Mob claim heard at Tūrangawaewae

By Tumamao Harawira

The final day of submissions for the mana wahine claim at Tūrangawaewae marae heralded the arrival of a unique and controversial part of this particular claims process.

That was the claim made by the Wahine Toa chapter of the Mongrel Mob Kingdom, which claims that the abuse suffered by women in gangs is a direct result of colonisation.

In December 2018, the Waitangi Tribunal formally initiated the Mana Wāhine Kaupapa Inquiry into claims alleging prejudice to wāhine Māori arising from Crown breaches of the Treaty of Waitangi, in both historical (pre-September 1992) and contemporary times.

The inquiry includes a number of wāhine-related claims but the original claim was made in 1993 by 16 leaders - Dame Areta Koopu, Dame Whina Cooper, Dame Mira Szaszy, Ripeka Evans, Dr Erihapeti Murchie, Dame Georgina Kirby, Dame June Mariu, Violet Pou, Hine Potaka, Dame Aroha Reriti-Crofts, Dr Papaarangi Reid, Donna Awatere-Huata, Lady Rose Henare, Katerina Hoterene, Te Para (Mabel) Waititi, and Kare Cooper-Tate.

Today the wahine branch of the Mongrel Mob Kingdom in Hamilton arrived to lay its submission at the feet of the Waitangi Tribunal, claiming that it was the Crown that planted the seed of the sins inflicted upon them.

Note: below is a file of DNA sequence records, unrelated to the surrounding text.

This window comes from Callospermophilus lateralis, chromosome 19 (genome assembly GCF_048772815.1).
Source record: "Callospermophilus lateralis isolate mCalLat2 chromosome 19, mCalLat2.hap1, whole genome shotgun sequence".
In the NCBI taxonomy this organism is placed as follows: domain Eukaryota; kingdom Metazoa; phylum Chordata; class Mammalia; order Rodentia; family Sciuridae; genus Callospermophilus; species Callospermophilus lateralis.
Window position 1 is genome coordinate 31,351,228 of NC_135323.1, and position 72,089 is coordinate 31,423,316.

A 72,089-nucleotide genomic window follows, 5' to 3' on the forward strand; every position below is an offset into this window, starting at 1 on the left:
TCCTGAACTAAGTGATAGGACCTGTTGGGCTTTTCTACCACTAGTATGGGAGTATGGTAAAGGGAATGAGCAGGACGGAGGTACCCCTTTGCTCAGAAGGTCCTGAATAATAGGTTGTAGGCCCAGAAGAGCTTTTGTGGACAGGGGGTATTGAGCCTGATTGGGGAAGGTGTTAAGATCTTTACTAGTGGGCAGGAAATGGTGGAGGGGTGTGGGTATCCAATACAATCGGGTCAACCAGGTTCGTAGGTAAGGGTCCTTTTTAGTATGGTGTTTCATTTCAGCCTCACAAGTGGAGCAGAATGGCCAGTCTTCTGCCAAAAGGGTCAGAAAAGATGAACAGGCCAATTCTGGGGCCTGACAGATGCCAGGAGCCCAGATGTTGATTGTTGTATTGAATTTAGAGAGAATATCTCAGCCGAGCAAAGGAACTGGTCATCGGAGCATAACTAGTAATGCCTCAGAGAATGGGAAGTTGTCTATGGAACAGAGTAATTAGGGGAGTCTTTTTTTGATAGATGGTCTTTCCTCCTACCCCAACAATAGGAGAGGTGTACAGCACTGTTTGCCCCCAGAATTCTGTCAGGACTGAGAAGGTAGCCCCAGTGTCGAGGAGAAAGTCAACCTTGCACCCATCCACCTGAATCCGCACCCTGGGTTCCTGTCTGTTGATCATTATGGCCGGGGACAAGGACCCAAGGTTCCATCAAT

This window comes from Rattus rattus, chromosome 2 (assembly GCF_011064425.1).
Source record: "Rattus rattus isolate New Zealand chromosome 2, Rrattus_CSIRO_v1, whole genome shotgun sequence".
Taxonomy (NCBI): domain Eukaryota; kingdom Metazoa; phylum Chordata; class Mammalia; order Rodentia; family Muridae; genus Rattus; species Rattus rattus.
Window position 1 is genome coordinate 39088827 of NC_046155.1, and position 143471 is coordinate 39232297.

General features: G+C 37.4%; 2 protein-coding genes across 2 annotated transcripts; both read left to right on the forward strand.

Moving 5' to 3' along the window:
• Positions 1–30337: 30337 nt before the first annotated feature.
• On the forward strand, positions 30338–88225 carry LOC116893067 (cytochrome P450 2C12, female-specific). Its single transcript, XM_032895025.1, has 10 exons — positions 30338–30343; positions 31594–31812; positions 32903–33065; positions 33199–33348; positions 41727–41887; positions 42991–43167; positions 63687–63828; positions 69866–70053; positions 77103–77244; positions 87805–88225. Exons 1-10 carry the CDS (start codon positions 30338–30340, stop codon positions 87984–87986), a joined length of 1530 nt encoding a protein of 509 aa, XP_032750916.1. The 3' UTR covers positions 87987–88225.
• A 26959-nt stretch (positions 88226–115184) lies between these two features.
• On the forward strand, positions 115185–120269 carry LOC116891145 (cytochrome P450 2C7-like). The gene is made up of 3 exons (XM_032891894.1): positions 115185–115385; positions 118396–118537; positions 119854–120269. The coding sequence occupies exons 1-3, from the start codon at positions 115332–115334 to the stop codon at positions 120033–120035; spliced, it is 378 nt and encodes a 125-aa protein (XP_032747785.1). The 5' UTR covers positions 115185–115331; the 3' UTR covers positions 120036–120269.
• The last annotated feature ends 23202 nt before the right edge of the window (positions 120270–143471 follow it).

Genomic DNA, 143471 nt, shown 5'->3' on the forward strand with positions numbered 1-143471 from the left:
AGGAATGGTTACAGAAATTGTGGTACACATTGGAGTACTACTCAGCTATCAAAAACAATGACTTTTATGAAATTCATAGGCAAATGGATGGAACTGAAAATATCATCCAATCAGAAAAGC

"When you look at the gangs, the gangs are a direct result of the colonisation and assimilation of this country," wahine toa spokeswoman Paula Ormsby says. "So they have an obligation."

Women silenced

Māori gangs were borne out of the 1970s, as a remedy for the disconnection of Māori men to their people and their culture, and the Māori women in gangs felt the full effects of these issues, she says.

"Our women's voices, our women's stories were silenced, because it didn't fit, within their paradigms within their stories.

Ormsby says the real issue they are facing now is the way in which they are being discriminated against by their own whānau, "They are mothers, they are grandmothers, they are sisters. And within hegemonic discourse, when our own judge us, those are the ones that hurt."

"Our women are the most marginalised, disenfranchised, within all of the community."

And the gang women say, they have much more to elaborate on, as they continue presenting their case